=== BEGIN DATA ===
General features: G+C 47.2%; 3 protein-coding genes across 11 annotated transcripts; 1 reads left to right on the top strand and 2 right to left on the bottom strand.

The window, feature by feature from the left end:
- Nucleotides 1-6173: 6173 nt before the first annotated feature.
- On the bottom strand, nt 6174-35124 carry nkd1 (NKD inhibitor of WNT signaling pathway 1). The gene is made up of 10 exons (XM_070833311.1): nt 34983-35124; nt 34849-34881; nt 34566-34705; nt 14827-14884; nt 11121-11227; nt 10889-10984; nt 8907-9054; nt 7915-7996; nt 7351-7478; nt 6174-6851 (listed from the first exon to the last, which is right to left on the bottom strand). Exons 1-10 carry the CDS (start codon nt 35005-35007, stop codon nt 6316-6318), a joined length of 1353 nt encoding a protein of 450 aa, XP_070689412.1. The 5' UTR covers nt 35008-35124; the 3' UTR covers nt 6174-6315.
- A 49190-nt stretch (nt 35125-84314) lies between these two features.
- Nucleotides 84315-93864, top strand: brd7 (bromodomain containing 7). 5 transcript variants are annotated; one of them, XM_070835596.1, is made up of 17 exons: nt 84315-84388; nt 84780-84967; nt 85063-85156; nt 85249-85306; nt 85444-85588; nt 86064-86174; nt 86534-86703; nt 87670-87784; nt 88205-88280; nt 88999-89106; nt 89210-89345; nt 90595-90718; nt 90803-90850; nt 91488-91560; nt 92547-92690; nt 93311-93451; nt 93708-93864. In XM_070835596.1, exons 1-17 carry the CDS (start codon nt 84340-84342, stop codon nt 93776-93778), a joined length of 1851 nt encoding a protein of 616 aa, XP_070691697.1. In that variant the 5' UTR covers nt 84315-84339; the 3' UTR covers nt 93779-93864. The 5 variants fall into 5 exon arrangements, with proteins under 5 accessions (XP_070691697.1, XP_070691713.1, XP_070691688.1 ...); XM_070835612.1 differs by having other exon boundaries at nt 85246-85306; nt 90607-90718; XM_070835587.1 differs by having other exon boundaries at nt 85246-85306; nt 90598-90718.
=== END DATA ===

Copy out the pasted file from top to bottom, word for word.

General features: G+C 47.2%; 3 protein-coding genes across 11 annotated transcripts; 1 reads left to right on the top strand and 2 right to left on the bottom strand.

The window, feature by feature from the left end:
- Nucleotides 1-6173: 6173 nt before the first annotated feature.
- On the bottom strand, nt 6174-35124 carry nkd1 (NKD inhibitor of WNT signaling pathway 1). The gene is made up of 10 exons (XM_070833311.1): nt 34983-35124; nt 34849-34881; nt 34566-34705; nt 14827-14884; nt 11121-11227; nt 10889-10984; nt 8907-9054; nt 7915-7996; nt 7351-7478; nt 6174-6851 (listed from the first exon to the last, which is right to left on the bottom strand). Exons 1-10 carry the CDS (start codon nt 35005-35007, stop codon nt 6316-6318), a joined length of 1353 nt encoding a protein of 450 aa, XP_070689412.1. The 5' UTR covers nt 35008-35124; the 3' UTR covers nt 6174-6315.
- A 49190-nt stretch (nt 35125-84314) lies between these two features.
- Nucleotides 84315-93864, top strand: brd7 (bromodomain containing 7). 5 transcript variants are annotated; one of them, XM_070835596.1, is made up of 17 exons: nt 84315-84388; nt 84780-84967; nt 85063-85156; nt 85249-85306; nt 85444-85588; nt 86064-86174; nt 86534-86703; nt 87670-87784; nt 88205-88280; nt 88999-89106; nt 89210-89345; nt 90595-90718; nt 90803-90850; nt 91488-91560; nt 92547-92690; nt 93311-93451; nt 93708-93864. In XM_070835596.1, exons 1-17 carry the CDS (start codon nt 84340-84342, stop codon nt 93776-93778), a joined length of 1851 nt encoding a protein of 616 aa, XP_070691697.1. In that variant the 5' UTR covers nt 84315-84339; the 3' UTR covers nt 93779-93864. The 5 variants fall into 5 exon arrangements, with proteins under 5 accessions (XP_070691697.1, XP_070691713.1, XP_070691688.1 ...); XM_070835612.1 differs by having other exon boundaries at nt 85246-85306; nt 90607-90718; XM_070835587.1 differs by having other exon boundaries at nt 85246-85306; nt 90598-90718.